News and commentary about the Nikon DSLR world and photography in general. This page automatically updates with links for each new news/views story and is a good place to bookmark if you want to see the traditional bythom "front page" type of story.
Latest News/Views stories (top is most recent):
- How Companies Pick Lenses to Make
- Thunderbolt 3 Delivers a Jolt
- More Troubles at Nikon
- The NAB Semi-Live Blog Page
- CIPA Stress
- So Many Unanswered Questions
- Nikon Target of Short Sellers
- The Real Lithium Story
- March Nikon Lens Rebates
- Nikon’s D750 Rock and Hard Place
- Price Drifting
- Nikon D750 Still Having Issues
- Nikon 2016 News
- Nikon 2015 News
- Nikon 2014 News
- Nikon 2013 News
- Nikon 2003-2012 News
Fujifilm apparently had a recent change of mind about lenses, postponing the expected 120mm f/2.8 and deciding to go with a shorter focal length. At least if we’re to believe rumors. Why? Size.
But this brings up an interesting point. Why would Fujifilm make that change? Because something in their user surveying told them that really large lenses aren’t as welcome as small ones. For Fujifilm, which has very small unit volume still, putting their limited resources into something that’s less desirable to the small-but-loyal user base is a real ROI killer.
Why am I not writing about this on the sansmirror.com site? Buzz, buzz (;~). Yep, it’s effectively another missing Nikon DX lens complaint.
It seems that product management future planning in Japan consists of:
- Look at what others are selling
- Look at what’s sold best in the past
- Simplify the audience into picky pros and convenience-oriented consumers
- Look for single lens hits
- Design fewer lenses that do more as opposed to more lenses that do less
Couple that with not being in clear contact with the actual user—both established and potential—and you can probably guess that Canikon ended up doing the same lenses over and over. At least while Canon and Nikon were selling far more of anything than anyone else in the industry.
The vulnerability is this: as Canon and Nikon shrink back down in size, if competitors get the lens questions right and Canikon doesn’t, the shrinkage will be higher as those competitors steal customers. Note the word “potential” in the previous paragraph. More and more that potential customer is going to one of Fujifilm, Olympus/Panasonic, and Sony. Size is part of the reason. Lens choice is another part of the reason.
Look, Canikon pretty much have the true consumer convenience customer tied up. I wouldn’t argue that Nikon should stop producing a Nikon D3300 type camera and a superzoom for it, though it should probably be mirrorless by now. But that customer is getting rarer, and the prosumer customer trying to fill specific needs is getting to be a larger proportion of the camera buying population. And they aren’t overly happy with what Canikon is offering them, which is why you see some of them getting siphoned off to the smaller competitors.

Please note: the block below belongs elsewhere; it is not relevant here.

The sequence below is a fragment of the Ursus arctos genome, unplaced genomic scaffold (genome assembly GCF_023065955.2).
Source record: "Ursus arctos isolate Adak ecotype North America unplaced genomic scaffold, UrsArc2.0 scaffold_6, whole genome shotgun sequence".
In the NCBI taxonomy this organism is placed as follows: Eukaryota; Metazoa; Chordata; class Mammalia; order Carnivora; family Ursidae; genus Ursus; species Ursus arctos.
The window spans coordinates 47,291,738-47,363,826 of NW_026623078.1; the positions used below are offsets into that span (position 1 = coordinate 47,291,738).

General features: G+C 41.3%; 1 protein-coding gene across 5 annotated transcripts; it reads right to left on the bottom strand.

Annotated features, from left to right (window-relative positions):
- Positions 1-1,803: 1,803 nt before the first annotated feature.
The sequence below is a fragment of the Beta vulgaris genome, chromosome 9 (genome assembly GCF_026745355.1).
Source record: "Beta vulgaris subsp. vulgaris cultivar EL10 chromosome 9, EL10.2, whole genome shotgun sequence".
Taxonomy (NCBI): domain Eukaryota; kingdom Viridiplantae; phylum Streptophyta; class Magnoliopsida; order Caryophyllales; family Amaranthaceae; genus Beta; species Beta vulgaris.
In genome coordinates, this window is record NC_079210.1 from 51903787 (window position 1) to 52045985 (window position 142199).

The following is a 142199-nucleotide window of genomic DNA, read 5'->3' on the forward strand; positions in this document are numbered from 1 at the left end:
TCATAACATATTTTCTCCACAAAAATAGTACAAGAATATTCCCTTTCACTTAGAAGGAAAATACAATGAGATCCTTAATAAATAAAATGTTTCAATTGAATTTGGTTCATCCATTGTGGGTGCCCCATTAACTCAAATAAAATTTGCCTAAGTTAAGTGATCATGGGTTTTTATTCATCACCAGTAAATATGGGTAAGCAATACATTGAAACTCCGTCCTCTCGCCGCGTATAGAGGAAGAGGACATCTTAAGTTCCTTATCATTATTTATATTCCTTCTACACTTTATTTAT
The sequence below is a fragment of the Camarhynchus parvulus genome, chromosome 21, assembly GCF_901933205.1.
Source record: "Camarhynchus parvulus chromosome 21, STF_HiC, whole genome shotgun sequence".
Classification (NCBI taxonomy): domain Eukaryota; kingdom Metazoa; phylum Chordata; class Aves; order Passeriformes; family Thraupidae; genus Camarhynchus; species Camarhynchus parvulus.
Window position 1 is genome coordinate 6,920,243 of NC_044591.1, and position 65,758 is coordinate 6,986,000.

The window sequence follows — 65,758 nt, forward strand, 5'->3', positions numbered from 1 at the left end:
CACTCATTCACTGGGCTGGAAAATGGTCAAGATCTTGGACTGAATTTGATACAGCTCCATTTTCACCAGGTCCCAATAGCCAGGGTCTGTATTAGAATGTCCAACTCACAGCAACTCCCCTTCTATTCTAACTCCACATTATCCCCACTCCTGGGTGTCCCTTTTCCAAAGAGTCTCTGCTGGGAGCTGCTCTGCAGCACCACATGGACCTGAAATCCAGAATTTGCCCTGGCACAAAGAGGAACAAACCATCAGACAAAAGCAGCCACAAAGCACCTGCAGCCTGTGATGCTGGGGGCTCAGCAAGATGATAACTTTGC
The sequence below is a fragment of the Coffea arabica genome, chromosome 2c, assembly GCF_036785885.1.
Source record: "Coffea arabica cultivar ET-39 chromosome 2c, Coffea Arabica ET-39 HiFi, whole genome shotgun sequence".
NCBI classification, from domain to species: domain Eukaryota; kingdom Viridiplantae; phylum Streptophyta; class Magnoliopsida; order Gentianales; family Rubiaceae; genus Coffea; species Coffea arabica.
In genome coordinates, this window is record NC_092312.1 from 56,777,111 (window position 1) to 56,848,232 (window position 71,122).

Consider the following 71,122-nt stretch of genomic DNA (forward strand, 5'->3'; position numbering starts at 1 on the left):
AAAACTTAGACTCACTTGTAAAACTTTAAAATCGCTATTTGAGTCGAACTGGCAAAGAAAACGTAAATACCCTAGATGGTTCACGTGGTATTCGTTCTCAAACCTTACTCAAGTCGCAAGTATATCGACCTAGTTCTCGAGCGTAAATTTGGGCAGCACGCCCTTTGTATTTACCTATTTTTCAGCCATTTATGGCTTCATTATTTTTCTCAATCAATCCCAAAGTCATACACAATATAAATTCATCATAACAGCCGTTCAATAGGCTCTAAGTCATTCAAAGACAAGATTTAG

Not that Nikon actually understands this that I can see. Given how isolated the design decisions in Tokyo are from the actual customers, changes in customer patterns don’t end up getting reflected in Nikon products very fast, if at all. Canon’s doing slightly better at this, but only slightly.
Fujifilm, meanwhile, is spending lots of time trying to hear what the customers are actually saying, and has a nice set of professional photographer advisors they proactively listen to that can speak ergonomics and modern photographic style and inform the Fujifilm design process. Part of that input clearly has had to do with size/type of lens. At present, Fujifilm is the only APS-sized sensor company that has 10 primes in their APS-sized lens set (with a rumored three more coming in the next year or so). This is on top of 9 zooms, two of which are APS echoes of the full frame holy trinity (14-24mm, 24-70mm, 70-200mm f/2.8 in Nikon FX).
Why is that important? Because the APS size makes all the wide angle through low telephoto lenses smaller than full frame lenses. Fujifilm has correctly picked up on “size” being a factor in future camera system decisions.
Indeed, there’s a Goldilocks thing that is happening, though the Three Bears (Canon, Nikon, and Sony) aren’t really responding to it well. The 1” and m4/3 systems are on the “too small” side. The full frame/FX systems are on the “too big” side. Guess where the “just right” size is based? Yep, still APS, just where Nikon started and built on for eight years before branching out. But which they never finished with a full lens set (buzz, buzz).
But you wouldn’t know this if you weren’t connected to the customer base and surveying it constantly, looking for trend lines and strength points.
So, does Nikon know what lenses people want? For the most part no. Oh, sure, Nikon knows a few lenses that have strong demand both historically and contemporaneously. As I’ve written for decades, you absolutely need a fast mid-range zoom for any competent ILC system. But do you need seven 18-xx zooms? No. Do you need small lenses? Yes. Can those be (should be) primes? Yes. Will they be used in video? Yes, though minimally for most still shooters.